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Early Images of the Sun From Hinode.

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Hinode's view of the Sun. Image credit: JAXA/NASA.

The recently launched Japanese Hinode spacecraft is turning in some amazing new photographs of the Sun as part of its checkout phase.

The spacecraft is flying in a sun-synchronous polar flight orbit that allows its instruments to remain in sunlight for 9 months of the years. As for instruments, Hinode is equipped with three: the Solar Optical Telescope, the X-ray Telescope, and the Extreme Ultraviolet Imaging Spectrometer.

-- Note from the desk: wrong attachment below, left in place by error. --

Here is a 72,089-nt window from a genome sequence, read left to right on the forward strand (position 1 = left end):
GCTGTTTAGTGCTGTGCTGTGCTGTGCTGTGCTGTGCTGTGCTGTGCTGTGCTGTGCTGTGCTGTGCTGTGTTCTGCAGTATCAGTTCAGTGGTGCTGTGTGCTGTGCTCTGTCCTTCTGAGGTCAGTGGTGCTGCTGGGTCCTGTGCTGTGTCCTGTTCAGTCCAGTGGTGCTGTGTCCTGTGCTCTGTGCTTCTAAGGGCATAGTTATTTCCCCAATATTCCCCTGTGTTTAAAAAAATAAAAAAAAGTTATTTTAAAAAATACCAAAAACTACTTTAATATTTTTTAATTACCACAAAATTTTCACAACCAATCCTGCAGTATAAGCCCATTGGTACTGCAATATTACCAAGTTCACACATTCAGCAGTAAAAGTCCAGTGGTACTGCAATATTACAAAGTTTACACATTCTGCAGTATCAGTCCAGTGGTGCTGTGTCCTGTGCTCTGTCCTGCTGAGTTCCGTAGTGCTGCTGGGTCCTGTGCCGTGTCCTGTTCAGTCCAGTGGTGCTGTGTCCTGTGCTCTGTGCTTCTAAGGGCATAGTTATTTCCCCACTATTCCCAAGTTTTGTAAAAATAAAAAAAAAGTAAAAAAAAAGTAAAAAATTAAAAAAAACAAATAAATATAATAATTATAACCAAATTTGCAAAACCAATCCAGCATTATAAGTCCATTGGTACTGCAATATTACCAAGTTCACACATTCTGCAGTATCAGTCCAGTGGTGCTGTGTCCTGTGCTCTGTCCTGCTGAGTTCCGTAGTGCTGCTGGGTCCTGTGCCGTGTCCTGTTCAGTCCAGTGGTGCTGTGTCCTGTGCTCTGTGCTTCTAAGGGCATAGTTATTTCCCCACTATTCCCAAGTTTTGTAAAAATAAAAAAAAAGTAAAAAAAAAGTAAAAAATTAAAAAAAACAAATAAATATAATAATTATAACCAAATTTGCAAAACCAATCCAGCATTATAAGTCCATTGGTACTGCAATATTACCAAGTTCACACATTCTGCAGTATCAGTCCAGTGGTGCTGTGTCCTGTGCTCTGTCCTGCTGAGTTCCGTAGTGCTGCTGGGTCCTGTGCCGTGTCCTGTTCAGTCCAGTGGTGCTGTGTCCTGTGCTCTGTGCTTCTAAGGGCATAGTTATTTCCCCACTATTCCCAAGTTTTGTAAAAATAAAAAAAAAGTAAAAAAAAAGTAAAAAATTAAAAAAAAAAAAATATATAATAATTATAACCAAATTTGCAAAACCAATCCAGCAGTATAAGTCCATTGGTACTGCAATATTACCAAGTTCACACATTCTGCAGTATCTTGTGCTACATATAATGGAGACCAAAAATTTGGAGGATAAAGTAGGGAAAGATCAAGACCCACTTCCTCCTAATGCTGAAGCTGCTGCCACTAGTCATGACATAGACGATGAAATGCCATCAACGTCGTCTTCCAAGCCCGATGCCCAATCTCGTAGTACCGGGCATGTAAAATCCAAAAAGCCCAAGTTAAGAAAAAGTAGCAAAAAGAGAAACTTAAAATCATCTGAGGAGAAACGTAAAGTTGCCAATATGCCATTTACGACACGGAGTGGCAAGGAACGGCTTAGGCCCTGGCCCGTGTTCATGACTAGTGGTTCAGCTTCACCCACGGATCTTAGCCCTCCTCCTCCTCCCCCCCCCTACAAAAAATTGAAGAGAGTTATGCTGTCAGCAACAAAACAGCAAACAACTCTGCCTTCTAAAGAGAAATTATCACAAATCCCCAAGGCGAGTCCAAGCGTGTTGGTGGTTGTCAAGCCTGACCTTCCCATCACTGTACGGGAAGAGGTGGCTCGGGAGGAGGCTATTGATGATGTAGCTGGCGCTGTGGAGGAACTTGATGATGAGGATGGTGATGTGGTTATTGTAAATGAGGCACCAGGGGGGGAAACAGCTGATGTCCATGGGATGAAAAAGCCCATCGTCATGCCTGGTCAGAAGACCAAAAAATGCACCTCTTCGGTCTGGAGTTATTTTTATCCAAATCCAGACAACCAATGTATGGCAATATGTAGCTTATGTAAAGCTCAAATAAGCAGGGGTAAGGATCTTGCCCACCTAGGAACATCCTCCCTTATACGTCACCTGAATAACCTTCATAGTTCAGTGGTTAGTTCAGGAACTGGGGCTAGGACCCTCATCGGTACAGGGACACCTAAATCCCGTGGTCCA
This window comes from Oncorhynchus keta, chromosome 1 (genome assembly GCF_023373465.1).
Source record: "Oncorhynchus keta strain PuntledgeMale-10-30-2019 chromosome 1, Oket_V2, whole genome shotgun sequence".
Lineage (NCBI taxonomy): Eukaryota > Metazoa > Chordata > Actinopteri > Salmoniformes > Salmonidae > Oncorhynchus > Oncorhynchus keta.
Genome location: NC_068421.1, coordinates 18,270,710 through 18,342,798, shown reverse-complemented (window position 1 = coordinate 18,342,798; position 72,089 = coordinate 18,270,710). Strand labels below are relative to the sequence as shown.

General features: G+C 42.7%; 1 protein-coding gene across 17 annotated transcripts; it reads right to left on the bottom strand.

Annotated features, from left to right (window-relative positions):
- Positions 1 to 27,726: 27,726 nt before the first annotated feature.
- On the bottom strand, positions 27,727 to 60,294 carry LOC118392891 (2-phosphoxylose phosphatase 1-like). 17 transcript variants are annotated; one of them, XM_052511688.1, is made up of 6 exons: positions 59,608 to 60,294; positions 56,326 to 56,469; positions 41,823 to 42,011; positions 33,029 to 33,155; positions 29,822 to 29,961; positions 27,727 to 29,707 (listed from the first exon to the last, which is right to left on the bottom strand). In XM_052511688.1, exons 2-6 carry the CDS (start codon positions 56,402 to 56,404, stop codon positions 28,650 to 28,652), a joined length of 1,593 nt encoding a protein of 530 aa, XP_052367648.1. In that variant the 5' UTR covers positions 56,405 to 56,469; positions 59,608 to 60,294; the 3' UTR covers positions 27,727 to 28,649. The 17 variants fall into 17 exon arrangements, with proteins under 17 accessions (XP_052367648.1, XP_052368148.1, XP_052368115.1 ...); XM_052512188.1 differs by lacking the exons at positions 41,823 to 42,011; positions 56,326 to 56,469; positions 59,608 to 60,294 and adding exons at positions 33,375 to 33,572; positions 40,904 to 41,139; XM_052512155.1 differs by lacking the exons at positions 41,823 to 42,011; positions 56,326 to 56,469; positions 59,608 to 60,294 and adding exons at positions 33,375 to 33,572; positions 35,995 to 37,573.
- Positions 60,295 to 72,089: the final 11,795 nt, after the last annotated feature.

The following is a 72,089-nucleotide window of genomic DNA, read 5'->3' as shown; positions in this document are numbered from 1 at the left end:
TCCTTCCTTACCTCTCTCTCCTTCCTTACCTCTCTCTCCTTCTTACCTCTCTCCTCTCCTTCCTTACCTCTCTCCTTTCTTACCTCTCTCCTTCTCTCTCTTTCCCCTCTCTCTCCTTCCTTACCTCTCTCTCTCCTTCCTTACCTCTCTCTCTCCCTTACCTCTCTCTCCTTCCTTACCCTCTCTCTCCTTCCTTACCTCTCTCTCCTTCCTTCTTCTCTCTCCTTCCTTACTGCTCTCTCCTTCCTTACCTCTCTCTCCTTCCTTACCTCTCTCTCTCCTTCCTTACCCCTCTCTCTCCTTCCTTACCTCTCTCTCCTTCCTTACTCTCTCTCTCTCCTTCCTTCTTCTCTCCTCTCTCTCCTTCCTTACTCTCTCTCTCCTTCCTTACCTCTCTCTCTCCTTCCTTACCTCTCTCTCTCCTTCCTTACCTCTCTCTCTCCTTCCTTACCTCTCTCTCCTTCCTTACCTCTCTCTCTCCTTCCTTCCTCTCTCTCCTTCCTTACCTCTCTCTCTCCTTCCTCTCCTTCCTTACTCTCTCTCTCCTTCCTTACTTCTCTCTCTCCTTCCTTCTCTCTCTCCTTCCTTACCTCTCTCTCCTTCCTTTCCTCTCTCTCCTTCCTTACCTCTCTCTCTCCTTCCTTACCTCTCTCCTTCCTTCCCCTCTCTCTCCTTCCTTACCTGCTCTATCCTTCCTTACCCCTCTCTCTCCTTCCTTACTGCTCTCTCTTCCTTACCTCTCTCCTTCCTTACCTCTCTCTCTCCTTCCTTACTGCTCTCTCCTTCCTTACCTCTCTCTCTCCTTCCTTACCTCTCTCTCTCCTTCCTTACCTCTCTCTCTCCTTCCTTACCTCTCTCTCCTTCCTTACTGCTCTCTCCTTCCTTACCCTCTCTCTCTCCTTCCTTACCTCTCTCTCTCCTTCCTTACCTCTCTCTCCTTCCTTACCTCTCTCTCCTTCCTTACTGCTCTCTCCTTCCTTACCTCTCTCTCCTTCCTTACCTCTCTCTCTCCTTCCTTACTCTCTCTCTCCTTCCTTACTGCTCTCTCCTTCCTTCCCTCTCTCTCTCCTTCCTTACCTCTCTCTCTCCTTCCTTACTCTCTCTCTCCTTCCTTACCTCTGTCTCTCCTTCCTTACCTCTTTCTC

First up, the Solar Optical Telescope, allows the spacecraft to see magnified views of the Sun's surface. This will reveal solar convection, where gas rises and falls in the photosphere. It will also be able to detect and measure the strength and direction of the Sun's magnetic field.

Next, the X-ray telescope reveals the Sun's corona; its outer atmosphere. This is the region that spawns the massive coronal mass ejections, which can send material towards the Earth, interfering with communications and creating beautiful auroras.

The final instrument is the Extreme-Ultraviolet Imaging Spectrometer. This gadget measures the speed of solar material, and allows Astronomers to measure the temperature and density of the Sun's outer atmosphere.

Hinode's full science mission begins in late December. The calibrations will end, and full time scientific observations will begin.

You can learn more about the spacecraft here.

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